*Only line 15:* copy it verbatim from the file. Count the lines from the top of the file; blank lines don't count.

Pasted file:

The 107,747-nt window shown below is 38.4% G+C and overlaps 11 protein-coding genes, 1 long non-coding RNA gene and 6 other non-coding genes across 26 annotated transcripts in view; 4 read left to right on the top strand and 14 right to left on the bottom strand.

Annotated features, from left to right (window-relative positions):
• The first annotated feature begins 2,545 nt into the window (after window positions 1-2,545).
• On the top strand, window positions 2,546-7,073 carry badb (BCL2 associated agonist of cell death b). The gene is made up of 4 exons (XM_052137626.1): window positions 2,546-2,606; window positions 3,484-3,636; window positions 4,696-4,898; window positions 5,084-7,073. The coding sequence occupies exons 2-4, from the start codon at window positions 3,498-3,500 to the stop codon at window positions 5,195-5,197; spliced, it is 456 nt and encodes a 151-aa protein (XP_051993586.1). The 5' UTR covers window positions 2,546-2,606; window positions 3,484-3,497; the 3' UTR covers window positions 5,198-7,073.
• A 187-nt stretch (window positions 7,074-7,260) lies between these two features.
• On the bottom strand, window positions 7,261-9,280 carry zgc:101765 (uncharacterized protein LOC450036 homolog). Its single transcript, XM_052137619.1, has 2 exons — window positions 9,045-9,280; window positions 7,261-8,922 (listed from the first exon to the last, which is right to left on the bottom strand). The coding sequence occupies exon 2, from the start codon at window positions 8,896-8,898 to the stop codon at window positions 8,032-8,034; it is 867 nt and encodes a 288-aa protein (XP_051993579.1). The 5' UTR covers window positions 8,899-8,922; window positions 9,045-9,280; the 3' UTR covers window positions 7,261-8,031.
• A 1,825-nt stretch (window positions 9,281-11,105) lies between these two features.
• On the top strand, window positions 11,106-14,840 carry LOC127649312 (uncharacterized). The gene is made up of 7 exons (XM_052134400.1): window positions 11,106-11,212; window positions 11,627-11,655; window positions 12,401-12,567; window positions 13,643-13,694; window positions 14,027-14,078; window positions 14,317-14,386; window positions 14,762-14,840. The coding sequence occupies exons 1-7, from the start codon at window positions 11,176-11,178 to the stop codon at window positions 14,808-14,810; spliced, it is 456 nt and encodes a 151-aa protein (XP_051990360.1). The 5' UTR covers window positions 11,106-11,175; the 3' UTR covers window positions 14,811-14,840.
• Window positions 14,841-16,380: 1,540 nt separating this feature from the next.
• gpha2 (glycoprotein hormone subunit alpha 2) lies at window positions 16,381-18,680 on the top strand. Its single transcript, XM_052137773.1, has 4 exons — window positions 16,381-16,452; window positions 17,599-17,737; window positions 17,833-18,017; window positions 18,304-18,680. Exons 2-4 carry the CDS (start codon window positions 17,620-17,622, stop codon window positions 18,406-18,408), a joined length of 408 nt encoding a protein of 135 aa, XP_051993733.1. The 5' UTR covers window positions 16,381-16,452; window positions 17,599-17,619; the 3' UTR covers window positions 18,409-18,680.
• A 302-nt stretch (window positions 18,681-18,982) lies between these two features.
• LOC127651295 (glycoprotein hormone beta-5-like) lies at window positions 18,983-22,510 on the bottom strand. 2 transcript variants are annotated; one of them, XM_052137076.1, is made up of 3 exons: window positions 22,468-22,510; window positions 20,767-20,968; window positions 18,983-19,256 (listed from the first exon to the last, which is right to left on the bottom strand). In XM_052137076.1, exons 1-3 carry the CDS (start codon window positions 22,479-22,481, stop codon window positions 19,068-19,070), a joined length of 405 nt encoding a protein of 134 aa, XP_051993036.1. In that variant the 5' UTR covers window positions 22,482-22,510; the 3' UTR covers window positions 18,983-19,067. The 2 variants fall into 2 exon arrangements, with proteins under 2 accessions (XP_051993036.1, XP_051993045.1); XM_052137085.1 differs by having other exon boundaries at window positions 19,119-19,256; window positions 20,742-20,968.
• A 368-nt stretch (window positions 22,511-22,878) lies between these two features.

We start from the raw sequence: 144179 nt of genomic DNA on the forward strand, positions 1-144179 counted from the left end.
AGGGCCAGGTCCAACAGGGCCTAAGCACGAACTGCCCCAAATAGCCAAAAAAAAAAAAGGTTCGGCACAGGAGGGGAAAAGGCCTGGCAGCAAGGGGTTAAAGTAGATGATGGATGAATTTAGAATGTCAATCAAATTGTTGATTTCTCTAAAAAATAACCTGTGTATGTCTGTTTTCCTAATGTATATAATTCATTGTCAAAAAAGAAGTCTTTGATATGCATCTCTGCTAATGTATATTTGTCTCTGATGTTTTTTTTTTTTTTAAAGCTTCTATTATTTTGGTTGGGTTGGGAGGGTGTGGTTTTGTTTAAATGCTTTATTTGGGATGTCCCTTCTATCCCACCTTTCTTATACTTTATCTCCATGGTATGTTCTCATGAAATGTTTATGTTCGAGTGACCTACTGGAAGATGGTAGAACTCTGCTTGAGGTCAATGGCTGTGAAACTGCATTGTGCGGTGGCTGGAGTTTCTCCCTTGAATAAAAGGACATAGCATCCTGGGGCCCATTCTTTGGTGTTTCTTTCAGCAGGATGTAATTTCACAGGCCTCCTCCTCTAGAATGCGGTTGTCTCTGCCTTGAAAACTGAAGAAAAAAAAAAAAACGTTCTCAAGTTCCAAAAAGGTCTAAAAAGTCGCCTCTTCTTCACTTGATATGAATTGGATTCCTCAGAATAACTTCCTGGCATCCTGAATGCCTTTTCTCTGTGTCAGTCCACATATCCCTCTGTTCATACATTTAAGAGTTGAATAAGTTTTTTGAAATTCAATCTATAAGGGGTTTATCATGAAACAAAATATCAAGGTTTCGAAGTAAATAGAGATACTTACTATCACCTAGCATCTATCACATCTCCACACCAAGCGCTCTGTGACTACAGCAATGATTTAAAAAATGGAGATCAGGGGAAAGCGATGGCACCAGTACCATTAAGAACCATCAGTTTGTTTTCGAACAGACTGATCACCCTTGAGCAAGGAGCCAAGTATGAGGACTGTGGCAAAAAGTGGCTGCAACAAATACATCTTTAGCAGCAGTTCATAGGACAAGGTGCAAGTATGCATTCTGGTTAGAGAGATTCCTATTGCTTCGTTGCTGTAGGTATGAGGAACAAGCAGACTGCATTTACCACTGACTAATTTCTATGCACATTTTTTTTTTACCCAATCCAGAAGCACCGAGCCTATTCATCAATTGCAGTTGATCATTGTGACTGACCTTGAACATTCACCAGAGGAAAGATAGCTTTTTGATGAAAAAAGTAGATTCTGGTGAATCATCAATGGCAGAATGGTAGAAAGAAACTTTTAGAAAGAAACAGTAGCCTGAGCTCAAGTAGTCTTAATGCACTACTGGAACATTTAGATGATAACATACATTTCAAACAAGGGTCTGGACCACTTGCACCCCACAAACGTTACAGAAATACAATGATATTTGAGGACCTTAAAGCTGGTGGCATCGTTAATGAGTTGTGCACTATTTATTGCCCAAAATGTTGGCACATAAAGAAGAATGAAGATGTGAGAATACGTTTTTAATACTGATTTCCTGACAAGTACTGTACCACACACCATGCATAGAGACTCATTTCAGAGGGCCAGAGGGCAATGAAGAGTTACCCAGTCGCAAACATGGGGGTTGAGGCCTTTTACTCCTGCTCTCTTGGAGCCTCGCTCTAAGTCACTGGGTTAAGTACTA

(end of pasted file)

AGGGCCAGGTCCAACAGGGCCTAAGCACGAACTGCCCCAAATAGCCAAAAAAAAAAAAGGTTCGGCACAGGAGGGGAAAAGGCCTGGCAGCAAGGGGTTAAAGTAGATGATGGATGAATTTAGAATGTCAATCAAATTGTTGATTTCTCTAAAAAATAACCTGTGTATGTCTGTTTTCCTAATGTATATAATTCATTGTCAAAAAAGAAGTCTTTGATATGCATCTCTGCTAATGTATATTTGTCTCTGATGTTTTTTTTTTTTTTAAAGCTTCTATTATTTTGGTTGGGTTGGGAGGGTGTGGTTTTGTTTAAATGCTTTATTTGGGATGTCCCTTCTATCCCACCTTTCTTATACTTTATCTCCATGGTATGTTCTCATGAAATGTTTATGTTCGAGTGACCTACTGGAAGATGGTAGAACTCTGCTTGAGGTCAATGGCTGTGAAACTGCATTGTGCGGTGGCTGGAGTTTCTCCCTTGAATAAAAGGACATAGCATCCTGGGGCCCATTCTTTGGTGTTTCTTTCAGCAGGATGTAATTTCACAGGCCTCCTCCTCTAGAATGCGGTTGTCTCTGCCTTGAAAACTGAAGAAAAAAAAAAAAACGTTCTCAAGTTCCAAAAAGGTCTAAAAAGTCGCCTCTTCTTCACTTGATATGAATTGGATTCCTCAGAATAACTTCCTGGCATCCTGAATGCCTTTTCTCTGTGTCAGTCCACATATCCCTCTGTTCATACATTTAAGAGTTGAATAAGTTTTTTGAAATTCAATCTATAAGGGGTTTATCATGAAACAAAATATCAAGGTTTCGAAGTAAATAGAGATACTTACTATCACCTAGCATCTATCACATCTCCACACCAAGCGCTCTGTGACTACAGCAATGATTTAAAAAATGGAGATCAGGGGAAAGCGATGGCACCAGTACCATTAAGAACCATCAGTTTGTTTTCGAACAGACTGATCACCCTTGAGCAAGGAGCCAAGTATGAGGACTGTGGCAAAAAGTGGCTGCAACAAATACATCTTTAGCAGCAGTTCATAGGACAAGGTGCAAGTATGCATTCTGGTTAGAGAGATTCCTATTGCTTCGTTGCTGTAGGTATGAGGAACAAGCAGACTGCATTTACCACTGACTAATTTCTATGCACATTTTTTTTTTACCCAATCCAGAAGCACCGAGCCTATTCATCAATTGCAGTTGATCATTGTGACTGACCTTGAACATTCACCAGAGGAAAGATAGCTTTTTGATGAAAAAAGTAGATTCTGGTGAATCATCAATGGCAGAATGGTAGAAAGAAACTTTTAGAAAGAAACAGTAGCCTGAGCTCAAGTAGTCTTAATGCACTACTGGAACATTTAGATGATAACATACATTTCAAACAAGGGTCTGGACCACTTGCACCCCACAAACGTTACAGAAATACAATGATATTTGAGGACCTTAAAGCTGGTGGCATCGTTAATGAGTTGTGCACTATTTATTGCCCAAAATGTTGGCACATAAAGAAGAATGAAGATGTGAGAATACGTTTTTAATACTGATTTCCTGACAAGTACTGTACCACACACCATGCATAGAGACTCATTTCAGAGGGCCAGAGGGCAATGAAGAGTTACCCAGTCGCAAACATGGGGGTTGAGGCCTTTTACTCCTGCTCTCTTGGAGCCTCGCTCTAAGTCACTGGGTTAAGTACTA